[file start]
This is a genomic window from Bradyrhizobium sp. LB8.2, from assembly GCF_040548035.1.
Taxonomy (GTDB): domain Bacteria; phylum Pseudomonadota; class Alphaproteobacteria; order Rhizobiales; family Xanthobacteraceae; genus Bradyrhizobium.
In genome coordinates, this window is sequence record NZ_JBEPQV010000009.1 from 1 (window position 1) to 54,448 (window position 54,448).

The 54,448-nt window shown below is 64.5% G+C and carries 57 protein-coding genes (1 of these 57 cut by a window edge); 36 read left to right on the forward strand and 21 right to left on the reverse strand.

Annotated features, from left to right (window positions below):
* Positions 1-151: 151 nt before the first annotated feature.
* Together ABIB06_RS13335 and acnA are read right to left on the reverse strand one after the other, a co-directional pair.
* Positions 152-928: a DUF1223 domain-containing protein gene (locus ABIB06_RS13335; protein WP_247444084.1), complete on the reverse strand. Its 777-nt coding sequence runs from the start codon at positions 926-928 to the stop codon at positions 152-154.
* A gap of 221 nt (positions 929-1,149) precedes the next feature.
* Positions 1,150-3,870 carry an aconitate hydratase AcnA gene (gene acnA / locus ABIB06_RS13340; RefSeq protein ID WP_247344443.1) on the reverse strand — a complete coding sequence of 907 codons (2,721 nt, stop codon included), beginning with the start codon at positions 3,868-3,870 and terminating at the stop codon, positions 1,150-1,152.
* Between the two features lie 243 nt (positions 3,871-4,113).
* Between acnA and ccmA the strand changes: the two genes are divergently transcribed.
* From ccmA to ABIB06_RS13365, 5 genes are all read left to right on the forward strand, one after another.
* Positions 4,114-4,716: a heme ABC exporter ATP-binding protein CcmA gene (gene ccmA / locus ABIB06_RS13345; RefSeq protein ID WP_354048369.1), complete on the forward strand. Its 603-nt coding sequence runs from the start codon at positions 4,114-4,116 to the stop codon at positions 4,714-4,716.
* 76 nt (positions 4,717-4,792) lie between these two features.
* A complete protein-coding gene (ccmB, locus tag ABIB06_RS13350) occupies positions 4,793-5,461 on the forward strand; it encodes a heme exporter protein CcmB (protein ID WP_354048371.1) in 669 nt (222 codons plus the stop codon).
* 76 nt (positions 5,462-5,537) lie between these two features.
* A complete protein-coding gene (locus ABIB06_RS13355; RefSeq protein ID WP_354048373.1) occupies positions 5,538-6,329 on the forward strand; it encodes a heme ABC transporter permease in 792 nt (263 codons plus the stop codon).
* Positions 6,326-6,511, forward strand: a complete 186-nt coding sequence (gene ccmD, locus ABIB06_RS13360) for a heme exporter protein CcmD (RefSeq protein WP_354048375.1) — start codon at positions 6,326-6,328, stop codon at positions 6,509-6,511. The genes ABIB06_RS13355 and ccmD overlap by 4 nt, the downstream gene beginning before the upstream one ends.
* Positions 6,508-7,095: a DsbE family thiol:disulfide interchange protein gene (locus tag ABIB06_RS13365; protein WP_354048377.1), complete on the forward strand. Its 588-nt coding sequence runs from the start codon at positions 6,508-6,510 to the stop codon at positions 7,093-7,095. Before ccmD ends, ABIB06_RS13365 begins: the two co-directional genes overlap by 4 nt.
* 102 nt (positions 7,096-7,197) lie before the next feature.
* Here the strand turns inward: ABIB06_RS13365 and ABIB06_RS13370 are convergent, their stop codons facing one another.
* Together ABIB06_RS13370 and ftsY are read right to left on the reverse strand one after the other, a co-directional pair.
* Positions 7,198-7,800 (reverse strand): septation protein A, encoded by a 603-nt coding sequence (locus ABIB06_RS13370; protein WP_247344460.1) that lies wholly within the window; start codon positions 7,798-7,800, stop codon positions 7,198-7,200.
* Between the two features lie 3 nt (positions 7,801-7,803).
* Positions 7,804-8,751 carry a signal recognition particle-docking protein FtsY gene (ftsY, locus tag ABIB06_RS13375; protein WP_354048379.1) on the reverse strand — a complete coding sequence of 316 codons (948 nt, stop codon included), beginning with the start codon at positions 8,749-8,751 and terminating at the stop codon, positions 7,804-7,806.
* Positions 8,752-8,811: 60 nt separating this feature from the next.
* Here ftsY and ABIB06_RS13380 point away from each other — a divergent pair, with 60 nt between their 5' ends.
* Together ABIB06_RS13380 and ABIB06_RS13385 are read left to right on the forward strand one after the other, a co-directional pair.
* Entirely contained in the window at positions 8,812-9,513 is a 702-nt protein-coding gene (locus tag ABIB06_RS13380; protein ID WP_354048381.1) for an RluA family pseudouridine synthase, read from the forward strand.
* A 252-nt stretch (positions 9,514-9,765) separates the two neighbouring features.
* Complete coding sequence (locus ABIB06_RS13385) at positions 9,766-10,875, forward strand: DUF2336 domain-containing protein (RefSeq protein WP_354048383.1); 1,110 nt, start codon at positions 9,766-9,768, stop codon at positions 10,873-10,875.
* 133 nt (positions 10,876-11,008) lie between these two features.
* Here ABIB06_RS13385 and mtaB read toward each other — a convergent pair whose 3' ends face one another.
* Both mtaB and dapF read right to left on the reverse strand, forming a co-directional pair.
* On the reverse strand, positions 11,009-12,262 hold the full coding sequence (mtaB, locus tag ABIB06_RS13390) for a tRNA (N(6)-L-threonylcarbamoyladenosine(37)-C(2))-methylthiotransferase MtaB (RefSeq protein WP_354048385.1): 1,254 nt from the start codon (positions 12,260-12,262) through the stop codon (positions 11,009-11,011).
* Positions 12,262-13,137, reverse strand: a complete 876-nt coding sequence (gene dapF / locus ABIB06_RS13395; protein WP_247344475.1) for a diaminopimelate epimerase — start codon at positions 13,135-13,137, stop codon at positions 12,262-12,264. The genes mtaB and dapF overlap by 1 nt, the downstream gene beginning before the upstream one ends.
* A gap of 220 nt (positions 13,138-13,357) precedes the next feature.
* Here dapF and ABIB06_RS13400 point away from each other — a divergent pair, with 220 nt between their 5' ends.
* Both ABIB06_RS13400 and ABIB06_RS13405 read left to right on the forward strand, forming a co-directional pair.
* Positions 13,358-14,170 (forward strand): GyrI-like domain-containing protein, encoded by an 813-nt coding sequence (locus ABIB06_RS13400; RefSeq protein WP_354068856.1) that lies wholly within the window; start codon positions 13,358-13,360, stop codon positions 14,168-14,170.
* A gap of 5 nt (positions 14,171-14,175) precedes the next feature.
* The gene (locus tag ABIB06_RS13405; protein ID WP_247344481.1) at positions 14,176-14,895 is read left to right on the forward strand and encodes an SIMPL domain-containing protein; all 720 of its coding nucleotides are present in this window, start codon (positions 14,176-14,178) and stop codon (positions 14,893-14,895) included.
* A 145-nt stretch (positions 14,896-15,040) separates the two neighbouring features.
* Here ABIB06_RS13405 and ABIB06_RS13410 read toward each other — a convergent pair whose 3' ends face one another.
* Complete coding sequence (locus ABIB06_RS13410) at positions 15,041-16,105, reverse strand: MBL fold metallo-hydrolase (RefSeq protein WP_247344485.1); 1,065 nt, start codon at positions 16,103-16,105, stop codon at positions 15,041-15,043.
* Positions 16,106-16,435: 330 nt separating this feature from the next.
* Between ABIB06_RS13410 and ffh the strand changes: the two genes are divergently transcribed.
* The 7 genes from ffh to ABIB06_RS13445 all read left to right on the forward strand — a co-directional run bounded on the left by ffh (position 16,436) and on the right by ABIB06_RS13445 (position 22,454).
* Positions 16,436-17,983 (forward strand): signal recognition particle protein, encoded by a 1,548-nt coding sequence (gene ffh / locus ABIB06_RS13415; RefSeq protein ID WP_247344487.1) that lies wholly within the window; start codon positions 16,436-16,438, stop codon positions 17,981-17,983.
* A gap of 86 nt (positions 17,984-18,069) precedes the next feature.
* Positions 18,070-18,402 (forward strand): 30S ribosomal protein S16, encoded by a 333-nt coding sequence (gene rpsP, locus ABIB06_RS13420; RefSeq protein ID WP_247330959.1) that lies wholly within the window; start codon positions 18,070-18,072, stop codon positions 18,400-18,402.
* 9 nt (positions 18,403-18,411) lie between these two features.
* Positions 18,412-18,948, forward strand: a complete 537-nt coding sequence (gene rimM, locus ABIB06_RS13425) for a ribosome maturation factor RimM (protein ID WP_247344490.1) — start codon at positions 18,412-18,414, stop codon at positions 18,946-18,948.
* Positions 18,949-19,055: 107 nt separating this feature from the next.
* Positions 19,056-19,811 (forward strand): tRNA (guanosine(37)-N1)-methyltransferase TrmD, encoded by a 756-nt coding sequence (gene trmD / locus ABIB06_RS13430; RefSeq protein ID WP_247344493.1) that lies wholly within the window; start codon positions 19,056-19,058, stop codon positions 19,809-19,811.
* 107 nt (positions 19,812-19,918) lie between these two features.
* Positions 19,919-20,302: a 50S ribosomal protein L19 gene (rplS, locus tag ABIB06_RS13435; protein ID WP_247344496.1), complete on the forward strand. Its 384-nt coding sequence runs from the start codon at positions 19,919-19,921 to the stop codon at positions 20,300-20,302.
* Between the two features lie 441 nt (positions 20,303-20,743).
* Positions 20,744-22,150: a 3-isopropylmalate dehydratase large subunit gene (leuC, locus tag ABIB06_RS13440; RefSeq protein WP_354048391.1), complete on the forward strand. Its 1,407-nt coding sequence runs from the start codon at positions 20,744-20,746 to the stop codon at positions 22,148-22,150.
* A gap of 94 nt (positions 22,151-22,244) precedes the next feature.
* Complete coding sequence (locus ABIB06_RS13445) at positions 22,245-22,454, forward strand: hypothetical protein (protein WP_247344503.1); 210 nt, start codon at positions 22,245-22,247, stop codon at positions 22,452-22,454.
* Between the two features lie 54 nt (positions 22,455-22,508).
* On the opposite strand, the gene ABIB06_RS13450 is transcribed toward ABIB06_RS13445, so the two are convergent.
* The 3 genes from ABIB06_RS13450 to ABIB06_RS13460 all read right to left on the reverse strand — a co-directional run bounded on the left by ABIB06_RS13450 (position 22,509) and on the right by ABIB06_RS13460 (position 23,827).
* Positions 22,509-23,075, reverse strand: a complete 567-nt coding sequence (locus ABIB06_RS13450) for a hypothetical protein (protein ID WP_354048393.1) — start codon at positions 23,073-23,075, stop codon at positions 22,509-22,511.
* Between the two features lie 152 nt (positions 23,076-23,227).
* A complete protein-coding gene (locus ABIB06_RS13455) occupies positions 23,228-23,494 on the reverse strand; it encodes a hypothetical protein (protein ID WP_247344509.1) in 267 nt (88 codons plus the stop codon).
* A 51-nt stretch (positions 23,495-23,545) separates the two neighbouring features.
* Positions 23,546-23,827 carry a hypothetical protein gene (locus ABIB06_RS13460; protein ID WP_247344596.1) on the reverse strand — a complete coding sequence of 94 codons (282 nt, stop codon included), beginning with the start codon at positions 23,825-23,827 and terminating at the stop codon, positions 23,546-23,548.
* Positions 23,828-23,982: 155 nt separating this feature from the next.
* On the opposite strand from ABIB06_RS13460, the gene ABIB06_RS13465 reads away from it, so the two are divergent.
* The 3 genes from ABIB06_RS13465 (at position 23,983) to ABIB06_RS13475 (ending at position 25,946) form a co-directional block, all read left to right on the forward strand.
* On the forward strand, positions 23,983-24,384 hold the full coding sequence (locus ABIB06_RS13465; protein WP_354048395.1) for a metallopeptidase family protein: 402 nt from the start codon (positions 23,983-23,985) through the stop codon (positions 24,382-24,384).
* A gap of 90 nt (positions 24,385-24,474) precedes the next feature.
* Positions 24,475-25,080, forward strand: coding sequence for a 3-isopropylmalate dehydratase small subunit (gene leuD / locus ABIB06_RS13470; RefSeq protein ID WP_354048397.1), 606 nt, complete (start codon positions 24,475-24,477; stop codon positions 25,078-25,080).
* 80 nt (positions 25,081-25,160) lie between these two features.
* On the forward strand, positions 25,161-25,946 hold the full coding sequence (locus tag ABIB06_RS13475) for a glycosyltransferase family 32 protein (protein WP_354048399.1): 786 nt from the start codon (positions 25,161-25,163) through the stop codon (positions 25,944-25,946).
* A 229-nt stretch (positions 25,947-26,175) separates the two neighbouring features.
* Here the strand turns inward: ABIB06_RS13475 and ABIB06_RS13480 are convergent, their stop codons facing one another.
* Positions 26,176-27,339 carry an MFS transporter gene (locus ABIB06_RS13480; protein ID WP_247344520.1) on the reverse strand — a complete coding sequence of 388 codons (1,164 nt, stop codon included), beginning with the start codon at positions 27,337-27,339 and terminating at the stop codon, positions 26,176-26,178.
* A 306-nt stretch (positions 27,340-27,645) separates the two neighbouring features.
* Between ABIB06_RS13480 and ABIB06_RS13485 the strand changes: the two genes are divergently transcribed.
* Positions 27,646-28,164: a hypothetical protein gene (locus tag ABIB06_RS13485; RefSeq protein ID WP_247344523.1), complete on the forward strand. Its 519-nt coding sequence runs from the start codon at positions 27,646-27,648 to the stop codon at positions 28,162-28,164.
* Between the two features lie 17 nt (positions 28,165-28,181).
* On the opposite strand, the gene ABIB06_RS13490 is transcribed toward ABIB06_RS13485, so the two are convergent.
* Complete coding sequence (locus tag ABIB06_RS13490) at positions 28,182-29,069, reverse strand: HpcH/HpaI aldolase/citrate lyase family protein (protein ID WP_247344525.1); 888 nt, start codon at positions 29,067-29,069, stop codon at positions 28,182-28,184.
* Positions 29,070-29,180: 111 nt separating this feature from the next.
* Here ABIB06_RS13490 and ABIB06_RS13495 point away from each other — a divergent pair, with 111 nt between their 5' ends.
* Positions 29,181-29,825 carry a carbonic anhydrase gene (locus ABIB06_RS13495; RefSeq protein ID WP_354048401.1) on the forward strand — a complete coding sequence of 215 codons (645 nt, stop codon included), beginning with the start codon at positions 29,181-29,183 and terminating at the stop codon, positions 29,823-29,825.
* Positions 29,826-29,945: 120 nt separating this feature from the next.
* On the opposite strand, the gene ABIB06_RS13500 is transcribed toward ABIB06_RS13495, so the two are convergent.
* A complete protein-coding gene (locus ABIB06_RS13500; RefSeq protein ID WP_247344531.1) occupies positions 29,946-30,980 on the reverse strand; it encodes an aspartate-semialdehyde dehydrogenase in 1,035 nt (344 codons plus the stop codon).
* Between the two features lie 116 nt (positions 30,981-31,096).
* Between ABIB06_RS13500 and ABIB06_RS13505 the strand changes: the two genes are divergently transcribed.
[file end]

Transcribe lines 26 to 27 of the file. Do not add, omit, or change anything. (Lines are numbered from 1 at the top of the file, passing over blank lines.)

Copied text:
* Positions 7,804-8,751 carry a signal recognition particle-docking protein FtsY gene (ftsY, locus tag ABIB06_RS13375; protein WP_354048379.1) on the reverse strand — a complete coding sequence of 316 codons (948 nt, stop codon included), beginning with the start codon at positions 8,749-8,751 and terminating at the stop codon, positions 7,804-7,806.
* Positions 8,752-8,811: 60 nt separating this feature from the next.